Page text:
Years ago, my lifelong friend started learning piano by ear. I remember going over to his house. He dragged me into the living room and said, “Listen to this.” He proceeded to bang out the guitar riff to “Day Tripper” flawlessly. I was blown away. This was about a week after taking up the instrument (he has since become an extremely accomplished musician and music producer).
The riffs below represent some of the best ever written. They not only define the song, they are the song. Music is supposed to invoke feelings. As composers, this is our job. Some of these are mean, dirty, and nasty sounding. Some are happy and upbeat. Whatever the mood they create, these songs would not exist without them. This list is nowhere near complete, nor are these necessarily the “best,” but there is no denying they are a huge part of rock guitar history.
10. “TNT” – AC/DC
When my daughters were in public school, it was a ritual to crank up this song in the car on the way home. It was always, “Dad, not again,” and then, “I’m dirty, mean and mighty unclean.” Although my ex-wife was not impressed, it was extremely funny hearing two young girls singing these lyrics at the top of their lungs. Written by lead singer Bon Scott and Angus and Malcolm Young, the tune defined Scott. The man lived hard and fast, true to the lyrics. The song has been featured in numerous movies, TV shows, and video games. Many sports teams and pro wrestlers have used the tune to fire up their fans.
Where would rock music be without the mighty power chord? The riff is only three chords in the first measure and two with a single note separating them in the second bar. The effect is thunderous, like a summer storm directly overhead.
9. “Enter Sandman” – Metallica
There seems to be no middle ground when it comes to Metallica, they are either loved or hated. Beginning with The Black Album (the unofficial title for the fifth studio record, released in 1991), their sound took a new heavily compressed, polished direction under the guidance of Canadian producer Bob Rock. Many fans have accused them of selling out, claiming their music had become lame compared to the rawness of the previous albums.
Whatever your opinion is, this is the tune that put Metallica on the map, shipping over one million copies in the US and driving The Black Album to sales of over thirty million worldwide. The signature-opening riff has a menacing feel due to the dissonance created by the fourth note, the flat fifth. This dark sound sets the tone for the rest of the song. Very creepy.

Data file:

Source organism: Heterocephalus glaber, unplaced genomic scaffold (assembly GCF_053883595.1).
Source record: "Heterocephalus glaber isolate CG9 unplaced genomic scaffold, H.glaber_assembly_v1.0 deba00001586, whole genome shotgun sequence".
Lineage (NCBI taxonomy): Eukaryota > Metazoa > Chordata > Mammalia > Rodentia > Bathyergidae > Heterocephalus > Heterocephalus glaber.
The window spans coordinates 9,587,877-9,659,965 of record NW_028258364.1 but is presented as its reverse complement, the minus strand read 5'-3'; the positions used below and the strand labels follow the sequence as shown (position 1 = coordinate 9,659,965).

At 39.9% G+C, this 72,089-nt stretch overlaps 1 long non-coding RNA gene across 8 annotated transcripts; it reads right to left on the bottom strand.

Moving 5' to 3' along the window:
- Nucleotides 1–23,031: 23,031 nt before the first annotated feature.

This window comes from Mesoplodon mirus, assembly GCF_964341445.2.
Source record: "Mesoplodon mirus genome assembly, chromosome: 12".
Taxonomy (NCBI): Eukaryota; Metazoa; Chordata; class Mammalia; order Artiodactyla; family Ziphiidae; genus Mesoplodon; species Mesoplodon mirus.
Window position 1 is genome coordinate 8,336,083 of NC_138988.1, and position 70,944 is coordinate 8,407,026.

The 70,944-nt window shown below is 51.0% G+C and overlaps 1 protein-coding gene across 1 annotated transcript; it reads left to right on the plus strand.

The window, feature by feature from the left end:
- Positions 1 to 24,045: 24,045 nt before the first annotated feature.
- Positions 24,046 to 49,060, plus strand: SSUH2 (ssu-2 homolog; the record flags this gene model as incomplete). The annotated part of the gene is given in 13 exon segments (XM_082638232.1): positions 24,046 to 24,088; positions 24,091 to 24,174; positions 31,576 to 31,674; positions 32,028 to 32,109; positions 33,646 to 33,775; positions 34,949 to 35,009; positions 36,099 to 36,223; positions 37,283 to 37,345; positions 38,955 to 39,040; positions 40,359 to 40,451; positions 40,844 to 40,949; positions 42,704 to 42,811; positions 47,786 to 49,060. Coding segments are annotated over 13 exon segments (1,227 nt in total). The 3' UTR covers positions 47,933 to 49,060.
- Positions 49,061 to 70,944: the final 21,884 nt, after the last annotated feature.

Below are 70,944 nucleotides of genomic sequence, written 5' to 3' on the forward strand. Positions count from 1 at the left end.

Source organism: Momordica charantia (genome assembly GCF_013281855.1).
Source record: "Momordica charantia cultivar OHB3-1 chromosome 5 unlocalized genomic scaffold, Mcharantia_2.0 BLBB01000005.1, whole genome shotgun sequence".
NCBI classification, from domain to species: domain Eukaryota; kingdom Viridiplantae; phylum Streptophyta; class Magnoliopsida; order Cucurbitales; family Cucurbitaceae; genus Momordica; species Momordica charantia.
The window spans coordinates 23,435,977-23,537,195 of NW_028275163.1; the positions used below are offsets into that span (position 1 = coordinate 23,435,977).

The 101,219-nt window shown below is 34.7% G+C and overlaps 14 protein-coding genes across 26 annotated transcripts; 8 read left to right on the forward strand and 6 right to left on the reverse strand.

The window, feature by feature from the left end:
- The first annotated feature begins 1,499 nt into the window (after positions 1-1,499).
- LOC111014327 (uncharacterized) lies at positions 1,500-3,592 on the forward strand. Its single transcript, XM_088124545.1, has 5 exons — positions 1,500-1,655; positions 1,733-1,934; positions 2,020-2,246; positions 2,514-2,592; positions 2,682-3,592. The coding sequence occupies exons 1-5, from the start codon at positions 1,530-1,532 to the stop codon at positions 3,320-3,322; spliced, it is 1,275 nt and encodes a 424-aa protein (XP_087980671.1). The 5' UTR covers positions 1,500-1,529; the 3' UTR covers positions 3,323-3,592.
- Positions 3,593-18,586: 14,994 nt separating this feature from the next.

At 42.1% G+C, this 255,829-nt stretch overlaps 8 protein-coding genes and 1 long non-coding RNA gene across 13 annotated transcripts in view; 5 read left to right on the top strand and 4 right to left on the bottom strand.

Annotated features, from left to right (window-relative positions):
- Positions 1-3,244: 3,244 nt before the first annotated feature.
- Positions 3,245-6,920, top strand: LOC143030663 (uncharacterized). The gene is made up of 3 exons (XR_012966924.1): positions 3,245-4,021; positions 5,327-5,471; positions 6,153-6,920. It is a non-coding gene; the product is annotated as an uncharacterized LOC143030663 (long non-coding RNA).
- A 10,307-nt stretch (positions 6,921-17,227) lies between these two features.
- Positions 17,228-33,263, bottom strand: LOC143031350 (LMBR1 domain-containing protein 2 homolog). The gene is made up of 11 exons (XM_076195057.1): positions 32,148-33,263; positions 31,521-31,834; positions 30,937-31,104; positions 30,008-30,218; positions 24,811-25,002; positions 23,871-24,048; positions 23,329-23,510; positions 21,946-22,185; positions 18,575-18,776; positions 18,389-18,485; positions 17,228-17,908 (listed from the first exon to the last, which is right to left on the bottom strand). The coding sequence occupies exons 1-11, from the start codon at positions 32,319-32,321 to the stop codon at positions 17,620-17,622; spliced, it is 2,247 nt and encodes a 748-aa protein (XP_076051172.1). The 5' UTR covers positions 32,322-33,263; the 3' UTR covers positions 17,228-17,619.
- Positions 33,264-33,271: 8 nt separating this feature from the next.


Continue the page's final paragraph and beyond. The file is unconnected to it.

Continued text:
8. “Iron Man” – Black Sabbath
The members of Black Sabbath would quietly pass fans chanting and indulging in devil worship and witchcraft, lining the halls of their tour hotels. They had trouble containing their laughter once they were out of sight in their rooms. It is show business after all, folks. Agents, managers, and bands will go to outrageous lengths to cultivate and maintain an image.
While working a factory job as a teenager, founding member guitarist Tony Iommi lost the tips of his middle and ring fingers of his right hand (his fretting hand, since he is left handed). This limited his technique and defined his minimalistic style.
“Iron Man” is arguably Sabbath’s most famous song. Green day, NOFX, Cancer Bats, Sir Mix-A-Lot, and even William Shatner (yes, Captain Kirk) have all given the tune a go. Sabbath relied heavily on distorted guitar riffs, often stringing four or five together in the same song. This riff is based entirely on two note power chords. It’s one of the most requested riffs by beginner guitar students.
7. “Day Tripper” – The Beatles
The Beatles rarely relied on riffs as a vehicle for their songs. “Taxman,” a George Harrison composition, and “Paperback Writer” come to mind, but neither of those equal “Day Tripper” in the memorable riff department. John Lennon wrote most of the song and cites “Watch Your Step” from Bobby Parker as the inspiration for the famous guitar line. The riff even found its way into the end of “I Like To Rock” by Canadian rock band April Wine.
The song begins in the 12 bar blues structure, then segues into more of a rock format, chugging along with palm muted power chords in the chorus. The riff structure is from the combination scale (a mixture of the minor and major pentatonic scales), a staple in blues and rock guitar.